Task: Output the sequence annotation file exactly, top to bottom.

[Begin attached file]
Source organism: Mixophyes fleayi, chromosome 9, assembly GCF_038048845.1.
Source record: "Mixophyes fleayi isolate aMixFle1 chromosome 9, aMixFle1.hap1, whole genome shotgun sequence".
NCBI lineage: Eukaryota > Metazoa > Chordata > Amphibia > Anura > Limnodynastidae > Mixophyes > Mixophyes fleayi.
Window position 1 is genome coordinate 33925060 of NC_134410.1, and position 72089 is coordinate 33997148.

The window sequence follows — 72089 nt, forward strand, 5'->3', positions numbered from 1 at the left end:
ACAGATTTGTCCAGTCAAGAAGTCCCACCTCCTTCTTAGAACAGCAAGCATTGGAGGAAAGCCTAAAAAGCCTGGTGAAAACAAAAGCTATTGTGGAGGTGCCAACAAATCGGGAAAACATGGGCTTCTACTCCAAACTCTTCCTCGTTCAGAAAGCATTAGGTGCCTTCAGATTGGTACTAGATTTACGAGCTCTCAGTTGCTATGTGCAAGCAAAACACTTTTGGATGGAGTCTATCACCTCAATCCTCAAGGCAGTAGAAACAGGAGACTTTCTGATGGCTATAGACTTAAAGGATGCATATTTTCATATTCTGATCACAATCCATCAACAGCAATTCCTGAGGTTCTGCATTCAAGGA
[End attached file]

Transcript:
Source organism: Mixophyes fleayi, chromosome 9, assembly GCF_038048845.1.
Source record: "Mixophyes fleayi isolate aMixFle1 chromosome 9, aMixFle1.hap1, whole genome shotgun sequence".
NCBI lineage: Eukaryota > Metazoa > Chordata > Amphibia > Anura > Limnodynastidae > Mixophyes > Mixophyes fleayi.
Window position 1 is genome coordinate 33925060 of NC_134410.1, and position 72089 is coordinate 33997148.

The window sequence follows — 72089 nt, forward strand, 5'->3', positions numbered from 1 at the left end:
ACAGATTTGTCCAGTCAAGAAGTCCCACCTCCTTCTTAGAACAGCAAGCATTGGAGGAAAGCCTAAAAAGCCTGGTGAAAACAAAAGCTATTGTGGAGGTGCCAACAAATCGGGAAAACATGGGCTTCTACTCCAAACTCTTCCTCGTTCAGAAAGCATTAGGTGCCTTCAGATTGGTACTAGATTTACGAGCTCTCAGTTGCTATGTGCAAGCAAAACACTTTTGGATGGAGTCTATCACCTCAATCCTCAAGGCAGTAGAAACAGGAGACTTTCTGATGGCTATAGACTTAAAGGATGCATATTTTCATATTCTGATCACAATCCATCAACAGCAATTCCTGAGGTTCTGCATTCAAGGA